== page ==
When Does a Misdemeanor DUI Become a Felony?
Along with all other states, Kentucky lawmakers have enacted laws against driving under the influence of drugs or alcohol a crime. DUIs are typically misdemeanors, which fall between infractions and felonies. An infraction does not carry jail time, while a misdemeanor usually means a fine and a sentence of jail time in a regional facility. A felony is much more serious and carries penalties that are more severe, typically a stiff fine, along with a prison sentence that follows you around for the rest of your life.
A standard DUI can be increased to a felony charge in several “aggravating” circumstances, according to FindLaw. Conditions such as the following will elevate the charge.
Elevated BAC: If your blood alcohol concentration is .08 or higher, you are legally intoxicated and will be charged with DUI in Kentucky. If your BAC is .15 or higher, that charge is going to be a felony.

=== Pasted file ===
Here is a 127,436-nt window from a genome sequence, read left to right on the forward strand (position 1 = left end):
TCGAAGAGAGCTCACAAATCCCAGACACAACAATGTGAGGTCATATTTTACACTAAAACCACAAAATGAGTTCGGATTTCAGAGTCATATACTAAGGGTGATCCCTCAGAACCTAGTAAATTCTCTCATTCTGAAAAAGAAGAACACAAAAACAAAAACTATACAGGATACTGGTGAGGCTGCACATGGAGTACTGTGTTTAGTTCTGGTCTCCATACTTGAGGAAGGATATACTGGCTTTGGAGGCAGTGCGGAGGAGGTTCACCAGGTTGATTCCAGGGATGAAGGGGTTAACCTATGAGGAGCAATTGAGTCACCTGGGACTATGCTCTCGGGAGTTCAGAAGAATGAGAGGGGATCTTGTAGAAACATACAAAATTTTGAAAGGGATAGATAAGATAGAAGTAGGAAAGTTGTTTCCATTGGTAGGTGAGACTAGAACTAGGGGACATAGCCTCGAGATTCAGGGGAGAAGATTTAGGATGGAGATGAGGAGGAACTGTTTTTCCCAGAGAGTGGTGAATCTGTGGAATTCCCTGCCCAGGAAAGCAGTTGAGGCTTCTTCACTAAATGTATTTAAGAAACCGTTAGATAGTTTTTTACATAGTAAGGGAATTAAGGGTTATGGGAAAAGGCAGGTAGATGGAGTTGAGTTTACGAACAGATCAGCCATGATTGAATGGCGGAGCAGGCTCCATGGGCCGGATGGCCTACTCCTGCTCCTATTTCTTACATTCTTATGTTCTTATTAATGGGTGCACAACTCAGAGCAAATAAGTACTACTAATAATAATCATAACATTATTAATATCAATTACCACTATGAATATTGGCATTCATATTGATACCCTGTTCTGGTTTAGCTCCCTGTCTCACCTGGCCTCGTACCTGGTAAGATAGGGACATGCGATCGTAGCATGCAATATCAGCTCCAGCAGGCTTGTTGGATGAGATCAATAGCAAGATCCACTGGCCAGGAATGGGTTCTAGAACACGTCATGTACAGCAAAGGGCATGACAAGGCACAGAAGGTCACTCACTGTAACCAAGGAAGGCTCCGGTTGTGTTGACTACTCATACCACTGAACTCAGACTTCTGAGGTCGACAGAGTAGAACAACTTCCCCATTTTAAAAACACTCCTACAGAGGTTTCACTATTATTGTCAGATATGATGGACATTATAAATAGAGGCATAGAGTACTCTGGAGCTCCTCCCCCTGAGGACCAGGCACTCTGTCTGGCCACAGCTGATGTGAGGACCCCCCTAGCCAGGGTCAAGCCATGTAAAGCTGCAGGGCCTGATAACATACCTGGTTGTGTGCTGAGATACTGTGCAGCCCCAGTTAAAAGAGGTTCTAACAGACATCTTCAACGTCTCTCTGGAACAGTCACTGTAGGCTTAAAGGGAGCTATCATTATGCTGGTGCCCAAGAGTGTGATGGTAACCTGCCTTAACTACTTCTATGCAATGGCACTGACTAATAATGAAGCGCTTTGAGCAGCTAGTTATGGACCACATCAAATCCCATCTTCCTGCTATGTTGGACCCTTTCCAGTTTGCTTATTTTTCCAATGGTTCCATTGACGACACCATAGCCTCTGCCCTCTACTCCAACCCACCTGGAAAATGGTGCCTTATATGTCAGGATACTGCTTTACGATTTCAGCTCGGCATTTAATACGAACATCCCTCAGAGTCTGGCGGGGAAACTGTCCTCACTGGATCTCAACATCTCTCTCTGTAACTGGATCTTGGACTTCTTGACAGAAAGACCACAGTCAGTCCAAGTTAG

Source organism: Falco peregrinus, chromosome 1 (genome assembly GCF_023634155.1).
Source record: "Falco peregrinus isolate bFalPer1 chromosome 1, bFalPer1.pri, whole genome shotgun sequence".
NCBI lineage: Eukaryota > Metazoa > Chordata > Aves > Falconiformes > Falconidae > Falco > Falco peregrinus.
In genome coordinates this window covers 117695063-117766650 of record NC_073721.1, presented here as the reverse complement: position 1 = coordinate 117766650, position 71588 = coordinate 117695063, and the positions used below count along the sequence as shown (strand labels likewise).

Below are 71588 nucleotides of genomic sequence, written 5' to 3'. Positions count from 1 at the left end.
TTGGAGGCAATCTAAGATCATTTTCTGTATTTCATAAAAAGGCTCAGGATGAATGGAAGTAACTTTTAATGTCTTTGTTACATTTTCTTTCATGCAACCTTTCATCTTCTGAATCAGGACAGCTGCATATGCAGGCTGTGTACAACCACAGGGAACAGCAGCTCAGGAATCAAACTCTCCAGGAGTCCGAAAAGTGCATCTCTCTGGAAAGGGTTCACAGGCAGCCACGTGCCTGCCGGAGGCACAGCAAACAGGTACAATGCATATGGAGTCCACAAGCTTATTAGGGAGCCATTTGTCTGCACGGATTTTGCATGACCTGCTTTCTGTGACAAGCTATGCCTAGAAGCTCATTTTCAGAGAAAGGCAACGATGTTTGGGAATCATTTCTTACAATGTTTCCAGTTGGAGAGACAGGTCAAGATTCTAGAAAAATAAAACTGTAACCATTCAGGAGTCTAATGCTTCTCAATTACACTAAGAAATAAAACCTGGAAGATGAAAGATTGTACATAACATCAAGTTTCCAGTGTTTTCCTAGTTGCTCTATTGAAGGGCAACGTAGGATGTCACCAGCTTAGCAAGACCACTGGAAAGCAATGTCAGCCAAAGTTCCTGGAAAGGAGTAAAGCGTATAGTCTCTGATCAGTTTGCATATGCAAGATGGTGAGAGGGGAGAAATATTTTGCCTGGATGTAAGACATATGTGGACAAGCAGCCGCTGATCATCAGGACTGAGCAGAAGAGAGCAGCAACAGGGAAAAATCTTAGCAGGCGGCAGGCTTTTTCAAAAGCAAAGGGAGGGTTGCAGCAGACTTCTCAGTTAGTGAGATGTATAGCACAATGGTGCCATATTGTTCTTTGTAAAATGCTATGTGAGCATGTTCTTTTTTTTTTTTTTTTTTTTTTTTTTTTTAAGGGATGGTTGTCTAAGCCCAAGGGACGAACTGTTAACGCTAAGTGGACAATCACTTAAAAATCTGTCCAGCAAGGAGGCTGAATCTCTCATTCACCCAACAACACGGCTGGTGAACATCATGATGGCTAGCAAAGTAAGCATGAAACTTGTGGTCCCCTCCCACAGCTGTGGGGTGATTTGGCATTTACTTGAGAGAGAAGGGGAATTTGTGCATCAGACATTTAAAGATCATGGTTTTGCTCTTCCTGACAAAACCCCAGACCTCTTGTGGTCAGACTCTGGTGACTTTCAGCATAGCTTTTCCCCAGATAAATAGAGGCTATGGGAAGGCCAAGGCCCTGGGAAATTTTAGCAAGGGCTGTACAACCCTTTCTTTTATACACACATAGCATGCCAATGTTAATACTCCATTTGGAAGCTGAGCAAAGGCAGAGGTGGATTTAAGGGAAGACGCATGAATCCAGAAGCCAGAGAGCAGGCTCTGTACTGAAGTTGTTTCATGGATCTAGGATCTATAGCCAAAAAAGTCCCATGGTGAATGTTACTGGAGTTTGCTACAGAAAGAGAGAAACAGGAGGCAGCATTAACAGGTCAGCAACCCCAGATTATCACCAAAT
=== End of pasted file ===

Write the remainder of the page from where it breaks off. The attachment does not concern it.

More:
Refusing a BAC test: If you think you can avert a felony by refusing to take a BAC test, think again. A refusal is an automatic elevation of a DUI.
Bodily harm: If you have an accident that causes serious injury or death, you are looking at a felony charge.
Speeding: By itself, speeding is a leading cause of accidents. If you are traveling more than 30 mph over the speed limit, your DUI becomes a felony.
Wrong way: Driving errors are common, but this one is deadly. Driving in the wrong direction while intoxicated is a felony.
Child passengers: Many states have enhanced penalties if children are in the car. In Kentucky, DUI is a felony if children under 12 are riding along.
DUI charges can mess up your life, at least for a few years. A felony DUI can mess it up for good. If you have been charged with DUI, you may want to consult an attorney.
While this article contains information about DUI charges, it is general in nature. It should not replace the advice of an attorney.